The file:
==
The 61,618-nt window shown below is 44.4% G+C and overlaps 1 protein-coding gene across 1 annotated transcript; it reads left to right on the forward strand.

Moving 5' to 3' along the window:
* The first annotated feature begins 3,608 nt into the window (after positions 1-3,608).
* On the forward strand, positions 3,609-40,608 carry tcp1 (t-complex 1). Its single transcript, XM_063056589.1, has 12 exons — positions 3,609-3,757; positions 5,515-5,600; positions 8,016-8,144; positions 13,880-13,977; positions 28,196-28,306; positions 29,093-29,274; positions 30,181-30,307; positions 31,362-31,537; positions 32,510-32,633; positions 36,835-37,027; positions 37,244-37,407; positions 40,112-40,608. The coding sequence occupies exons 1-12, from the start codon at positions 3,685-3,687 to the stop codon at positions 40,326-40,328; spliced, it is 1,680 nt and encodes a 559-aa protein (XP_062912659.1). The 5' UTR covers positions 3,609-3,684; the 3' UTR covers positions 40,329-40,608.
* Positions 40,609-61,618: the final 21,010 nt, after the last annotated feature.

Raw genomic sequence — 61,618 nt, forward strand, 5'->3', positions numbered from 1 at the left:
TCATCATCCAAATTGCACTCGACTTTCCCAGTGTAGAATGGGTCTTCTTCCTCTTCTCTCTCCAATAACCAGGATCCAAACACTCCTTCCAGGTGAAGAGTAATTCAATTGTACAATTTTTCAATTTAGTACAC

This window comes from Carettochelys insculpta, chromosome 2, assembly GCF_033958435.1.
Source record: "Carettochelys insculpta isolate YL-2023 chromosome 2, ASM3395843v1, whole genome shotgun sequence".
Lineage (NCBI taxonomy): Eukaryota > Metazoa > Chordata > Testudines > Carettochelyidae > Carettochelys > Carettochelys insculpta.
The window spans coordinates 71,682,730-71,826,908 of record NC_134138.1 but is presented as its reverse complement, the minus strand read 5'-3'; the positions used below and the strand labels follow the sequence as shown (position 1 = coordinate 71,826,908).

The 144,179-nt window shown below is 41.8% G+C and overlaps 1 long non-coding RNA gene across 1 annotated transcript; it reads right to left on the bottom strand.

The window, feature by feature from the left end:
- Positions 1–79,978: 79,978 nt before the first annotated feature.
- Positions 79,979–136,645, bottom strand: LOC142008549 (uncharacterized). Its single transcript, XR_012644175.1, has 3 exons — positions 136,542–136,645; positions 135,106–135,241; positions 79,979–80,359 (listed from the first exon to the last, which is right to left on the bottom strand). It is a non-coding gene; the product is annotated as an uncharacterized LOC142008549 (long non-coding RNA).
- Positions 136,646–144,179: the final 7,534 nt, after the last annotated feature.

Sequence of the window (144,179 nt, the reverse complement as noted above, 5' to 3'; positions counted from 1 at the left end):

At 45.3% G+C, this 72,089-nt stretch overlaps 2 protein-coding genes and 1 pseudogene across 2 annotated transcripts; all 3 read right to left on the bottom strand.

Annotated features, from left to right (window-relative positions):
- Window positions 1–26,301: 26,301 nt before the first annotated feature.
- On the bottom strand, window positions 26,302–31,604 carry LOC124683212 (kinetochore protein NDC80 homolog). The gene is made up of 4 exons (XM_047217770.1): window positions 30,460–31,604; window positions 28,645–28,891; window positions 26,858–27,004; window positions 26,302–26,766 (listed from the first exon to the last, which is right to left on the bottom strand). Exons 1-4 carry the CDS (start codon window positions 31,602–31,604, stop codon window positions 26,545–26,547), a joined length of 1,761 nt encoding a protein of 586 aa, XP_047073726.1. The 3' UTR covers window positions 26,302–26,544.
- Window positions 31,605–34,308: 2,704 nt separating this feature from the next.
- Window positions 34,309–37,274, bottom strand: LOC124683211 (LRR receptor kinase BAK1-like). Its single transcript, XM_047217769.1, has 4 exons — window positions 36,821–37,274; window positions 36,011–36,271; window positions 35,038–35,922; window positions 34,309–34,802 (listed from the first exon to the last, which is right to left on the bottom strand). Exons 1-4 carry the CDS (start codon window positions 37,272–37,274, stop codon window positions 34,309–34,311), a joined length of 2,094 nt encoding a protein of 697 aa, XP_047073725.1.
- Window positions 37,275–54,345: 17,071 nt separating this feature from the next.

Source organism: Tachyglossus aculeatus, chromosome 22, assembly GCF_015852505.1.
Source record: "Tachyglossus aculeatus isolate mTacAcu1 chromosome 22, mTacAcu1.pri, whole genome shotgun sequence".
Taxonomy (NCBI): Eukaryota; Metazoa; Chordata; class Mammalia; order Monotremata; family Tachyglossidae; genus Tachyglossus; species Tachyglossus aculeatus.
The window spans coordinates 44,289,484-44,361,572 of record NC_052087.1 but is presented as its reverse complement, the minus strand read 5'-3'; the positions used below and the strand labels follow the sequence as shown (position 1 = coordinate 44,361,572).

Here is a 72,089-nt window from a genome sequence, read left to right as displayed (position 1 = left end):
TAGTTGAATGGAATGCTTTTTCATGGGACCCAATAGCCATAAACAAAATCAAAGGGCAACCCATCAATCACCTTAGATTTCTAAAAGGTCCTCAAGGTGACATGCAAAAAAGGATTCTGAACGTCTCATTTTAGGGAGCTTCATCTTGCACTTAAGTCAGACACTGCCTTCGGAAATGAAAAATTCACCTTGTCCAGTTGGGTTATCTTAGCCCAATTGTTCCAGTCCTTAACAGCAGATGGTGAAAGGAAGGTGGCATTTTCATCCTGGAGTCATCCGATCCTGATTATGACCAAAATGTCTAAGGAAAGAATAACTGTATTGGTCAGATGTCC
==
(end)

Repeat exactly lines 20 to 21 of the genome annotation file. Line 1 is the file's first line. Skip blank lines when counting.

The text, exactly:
- Window positions 1–26,301: 26,301 nt before the first annotated feature.
- On the bottom strand, window positions 26,302–31,604 carry LOC124683212 (kinetochore protein NDC80 homolog). The gene is made up of 4 exons (XM_047217770.1): window positions 30,460–31,604; window positions 28,645–28,891; window positions 26,858–27,004; window positions 26,302–26,766 (listed from the first exon to the last, which is right to left on the bottom strand). Exons 1-4 carry the CDS (start codon window positions 31,602–31,604, stop codon window positions 26,545–26,547), a joined length of 1,761 nt encoding a protein of 586 aa, XP_047073726.1. The 3' UTR covers window positions 26,302–26,544.